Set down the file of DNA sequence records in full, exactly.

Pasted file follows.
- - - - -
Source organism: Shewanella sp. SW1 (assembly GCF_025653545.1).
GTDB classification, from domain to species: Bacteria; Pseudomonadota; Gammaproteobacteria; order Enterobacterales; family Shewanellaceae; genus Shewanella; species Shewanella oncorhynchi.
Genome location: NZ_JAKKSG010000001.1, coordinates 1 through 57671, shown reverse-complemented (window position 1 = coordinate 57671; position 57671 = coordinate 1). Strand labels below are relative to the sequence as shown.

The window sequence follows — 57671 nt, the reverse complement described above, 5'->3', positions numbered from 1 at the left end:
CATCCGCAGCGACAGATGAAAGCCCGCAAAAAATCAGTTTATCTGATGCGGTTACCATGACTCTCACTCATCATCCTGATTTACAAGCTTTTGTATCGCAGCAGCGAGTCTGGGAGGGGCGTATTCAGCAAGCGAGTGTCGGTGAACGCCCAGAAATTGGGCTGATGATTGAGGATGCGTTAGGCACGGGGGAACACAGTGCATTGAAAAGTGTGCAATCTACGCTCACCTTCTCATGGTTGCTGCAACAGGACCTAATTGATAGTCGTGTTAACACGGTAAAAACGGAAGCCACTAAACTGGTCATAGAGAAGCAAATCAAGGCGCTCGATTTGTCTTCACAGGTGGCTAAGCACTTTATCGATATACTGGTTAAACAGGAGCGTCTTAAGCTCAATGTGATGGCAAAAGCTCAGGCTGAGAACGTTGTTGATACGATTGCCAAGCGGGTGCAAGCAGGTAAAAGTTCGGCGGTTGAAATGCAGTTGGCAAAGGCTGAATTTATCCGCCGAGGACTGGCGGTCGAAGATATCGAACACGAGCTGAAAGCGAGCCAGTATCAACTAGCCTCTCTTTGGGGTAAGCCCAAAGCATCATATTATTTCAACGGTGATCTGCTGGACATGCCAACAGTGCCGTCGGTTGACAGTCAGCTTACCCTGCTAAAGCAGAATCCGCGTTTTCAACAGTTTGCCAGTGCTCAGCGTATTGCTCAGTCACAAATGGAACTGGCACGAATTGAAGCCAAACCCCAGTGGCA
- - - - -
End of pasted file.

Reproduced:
Source organism: Shewanella sp. SW1 (assembly GCF_025653545.1).
GTDB classification, from domain to species: Bacteria; Pseudomonadota; Gammaproteobacteria; order Enterobacterales; family Shewanellaceae; genus Shewanella; species Shewanella oncorhynchi.
Genome location: NZ_JAKKSG010000001.1, coordinates 1 through 57671, shown reverse-complemented (window position 1 = coordinate 57671; position 57671 = coordinate 1). Strand labels below are relative to the sequence as shown.

The window sequence follows — 57671 nt, the reverse complement described above, 5'->3', positions numbered from 1 at the left end:
CATCCGCAGCGACAGATGAAAGCCCGCAAAAAATCAGTTTATCTGATGCGGTTACCATGACTCTCACTCATCATCCTGATTTACAAGCTTTTGTATCGCAGCAGCGAGTCTGGGAGGGGCGTATTCAGCAAGCGAGTGTCGGTGAACGCCCAGAAATTGGGCTGATGATTGAGGATGCGTTAGGCACGGGGGAACACAGTGCATTGAAAAGTGTGCAATCTACGCTCACCTTCTCATGGTTGCTGCAACAGGACCTAATTGATAGTCGTGTTAACACGGTAAAAACGGAAGCCACTAAACTGGTCATAGAGAAGCAAATCAAGGCGCTCGATTTGTCTTCACAGGTGGCTAAGCACTTTATCGATATACTGGTTAAACAGGAGCGTCTTAAGCTCAATGTGATGGCAAAAGCTCAGGCTGAGAACGTTGTTGATACGATTGCCAAGCGGGTGCAAGCAGGTAAAAGTTCGGCGGTTGAAATGCAGTTGGCAAAGGCTGAATTTATCCGCCGAGGACTGGCGGTCGAAGATATCGAACACGAGCTGAAAGCGAGCCAGTATCAACTAGCCTCTCTTTGGGGTAAGCCCAAAGCATCATATTATTTCAACGGTGATCTGCTGGACATGCCAACAGTGCCGTCGGTTGACAGTCAGCTTACCCTGCTAAAGCAGAATCCGCGTTTTCAACAGTTTGCCAGTGCTCAGCGTATTGCTCAGTCACAAATGGAACTGGCACGAATTGAAGCCAAACCCCAGTGGCA